Remembering to breath

Erin - Glastonbury, Connecticut
Entered on June 18, 2008

I believe that remembering to breathe to can help get you through difficult times. When I was pregnant with our first child, I learned mindful breathing techniques to help with the labor and delivery. Knowing how to breathe through the pain became more important with the birth of our second baby, simply because my labor with her was significantly longer than with the first.

Six months after our second child was born, I was diagnosed with cancer and those breathing skills immediately kicked back in. When the doctor says, “Change of plans, let’s do a biopsy,” there is nothing you can do but take a deep breath. When the doctor calls and, before explaining the test results, asks “Is your husband home with you?” all you can do is breathe. Knowing how to breathe through the pain helped me get through the nasty barium drinks, the physical pain of recovering from surgery, the post-surgical prohibition on picking up my daughters, and the unexpected news that I needed to have radiation and chemotherapy after all.

After a while, I realized that mindful breathing was not just a coping mechanism but it was also a gift. Normal life is very busy and offers few opportunities for quiet reflection. When you are lying on a cold metal table trying not to move during radiation treatment, however, you have the time to be still, and to breathe, and to reach out for God’s presence.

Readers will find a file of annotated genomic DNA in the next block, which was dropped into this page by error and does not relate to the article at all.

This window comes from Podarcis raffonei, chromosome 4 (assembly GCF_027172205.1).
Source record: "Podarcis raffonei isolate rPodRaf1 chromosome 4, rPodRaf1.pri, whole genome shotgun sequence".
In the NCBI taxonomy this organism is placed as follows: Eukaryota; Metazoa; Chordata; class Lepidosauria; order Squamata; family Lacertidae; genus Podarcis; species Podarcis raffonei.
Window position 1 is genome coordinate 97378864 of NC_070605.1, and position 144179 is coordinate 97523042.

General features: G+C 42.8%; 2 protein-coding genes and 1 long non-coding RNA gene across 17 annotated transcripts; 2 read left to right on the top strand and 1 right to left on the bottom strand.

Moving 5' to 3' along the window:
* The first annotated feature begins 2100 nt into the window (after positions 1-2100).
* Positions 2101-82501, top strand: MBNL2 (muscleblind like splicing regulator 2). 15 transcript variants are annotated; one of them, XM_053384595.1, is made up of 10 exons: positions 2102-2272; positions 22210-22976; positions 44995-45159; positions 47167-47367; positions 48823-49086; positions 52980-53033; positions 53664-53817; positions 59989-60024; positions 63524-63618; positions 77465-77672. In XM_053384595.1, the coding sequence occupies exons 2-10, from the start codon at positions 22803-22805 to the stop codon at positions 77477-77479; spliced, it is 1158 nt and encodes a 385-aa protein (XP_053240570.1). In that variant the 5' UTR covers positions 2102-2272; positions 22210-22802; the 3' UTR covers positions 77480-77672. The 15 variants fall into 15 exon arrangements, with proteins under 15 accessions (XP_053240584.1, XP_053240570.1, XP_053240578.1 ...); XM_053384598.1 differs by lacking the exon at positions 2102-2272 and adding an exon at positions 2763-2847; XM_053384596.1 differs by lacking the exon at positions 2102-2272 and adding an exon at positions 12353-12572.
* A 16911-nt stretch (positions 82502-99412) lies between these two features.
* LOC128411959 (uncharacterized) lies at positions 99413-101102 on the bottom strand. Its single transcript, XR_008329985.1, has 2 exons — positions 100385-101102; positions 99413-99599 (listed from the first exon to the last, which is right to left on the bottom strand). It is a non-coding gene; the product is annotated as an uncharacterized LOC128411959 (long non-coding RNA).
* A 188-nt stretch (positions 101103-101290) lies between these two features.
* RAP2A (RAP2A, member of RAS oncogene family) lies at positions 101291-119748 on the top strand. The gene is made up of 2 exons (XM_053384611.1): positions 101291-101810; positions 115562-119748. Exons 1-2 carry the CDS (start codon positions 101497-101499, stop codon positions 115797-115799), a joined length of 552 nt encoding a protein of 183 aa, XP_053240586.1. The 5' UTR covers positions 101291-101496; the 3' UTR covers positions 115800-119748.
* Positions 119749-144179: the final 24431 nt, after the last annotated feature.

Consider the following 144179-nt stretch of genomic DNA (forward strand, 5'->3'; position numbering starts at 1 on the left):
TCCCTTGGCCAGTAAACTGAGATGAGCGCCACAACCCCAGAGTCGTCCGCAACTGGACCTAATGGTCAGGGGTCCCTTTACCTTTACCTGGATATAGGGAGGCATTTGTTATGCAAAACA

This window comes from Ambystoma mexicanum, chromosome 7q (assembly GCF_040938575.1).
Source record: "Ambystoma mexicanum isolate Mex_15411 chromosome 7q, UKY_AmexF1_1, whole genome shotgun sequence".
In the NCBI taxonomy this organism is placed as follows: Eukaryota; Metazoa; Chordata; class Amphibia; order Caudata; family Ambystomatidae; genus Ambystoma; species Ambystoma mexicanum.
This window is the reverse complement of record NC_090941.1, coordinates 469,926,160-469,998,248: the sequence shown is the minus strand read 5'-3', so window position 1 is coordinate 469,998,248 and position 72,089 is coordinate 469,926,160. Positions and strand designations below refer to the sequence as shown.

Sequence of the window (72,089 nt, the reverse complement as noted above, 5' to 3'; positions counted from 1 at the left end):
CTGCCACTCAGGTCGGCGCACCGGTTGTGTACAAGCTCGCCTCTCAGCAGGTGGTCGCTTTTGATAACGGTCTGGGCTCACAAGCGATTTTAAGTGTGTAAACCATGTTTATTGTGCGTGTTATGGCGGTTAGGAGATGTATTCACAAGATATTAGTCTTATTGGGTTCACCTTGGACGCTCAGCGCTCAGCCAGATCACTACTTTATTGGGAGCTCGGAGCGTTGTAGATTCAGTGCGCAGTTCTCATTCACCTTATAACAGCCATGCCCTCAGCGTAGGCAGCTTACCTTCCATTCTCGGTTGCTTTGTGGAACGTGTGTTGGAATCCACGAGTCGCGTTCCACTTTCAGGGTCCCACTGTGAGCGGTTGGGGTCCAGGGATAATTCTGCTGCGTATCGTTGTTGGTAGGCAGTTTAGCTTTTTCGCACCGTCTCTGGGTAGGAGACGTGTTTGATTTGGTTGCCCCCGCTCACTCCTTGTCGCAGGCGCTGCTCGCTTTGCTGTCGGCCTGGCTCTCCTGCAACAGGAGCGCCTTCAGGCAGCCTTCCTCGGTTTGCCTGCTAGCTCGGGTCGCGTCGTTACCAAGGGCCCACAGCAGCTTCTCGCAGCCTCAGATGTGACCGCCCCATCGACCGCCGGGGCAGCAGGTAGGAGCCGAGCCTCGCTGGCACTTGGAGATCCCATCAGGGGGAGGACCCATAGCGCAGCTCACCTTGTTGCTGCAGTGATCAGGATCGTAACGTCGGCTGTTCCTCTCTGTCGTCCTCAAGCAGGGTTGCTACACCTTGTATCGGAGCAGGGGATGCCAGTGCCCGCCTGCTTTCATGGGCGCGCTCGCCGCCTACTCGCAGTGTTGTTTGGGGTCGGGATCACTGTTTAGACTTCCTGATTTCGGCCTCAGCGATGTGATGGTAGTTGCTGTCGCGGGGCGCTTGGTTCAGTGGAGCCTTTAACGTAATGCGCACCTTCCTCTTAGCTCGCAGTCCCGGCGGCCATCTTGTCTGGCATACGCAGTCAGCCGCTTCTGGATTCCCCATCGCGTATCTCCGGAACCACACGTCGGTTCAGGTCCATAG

Being hooked up to an IV for 6 or 7 long hours on the chemo days forces you to slow down. I couldn’t go anywhere, but I could sit quietly, breathe deeply, and take the time to recognize and appreciate God’s grace, which was manifested in the love and kindness shown by my family and friends and by the nurses and volunteers.

It has been three months since I completed my treatment. My first post-treatment test came back clean and my life is mostly back to normal. Now, my challenge is to create space in my normal life where I can capture some of the stillness that was imposed on me while I was undergoing treatment in order to, again, focus on my breathing and, in those breaths, feel the enduring presence and strength of God.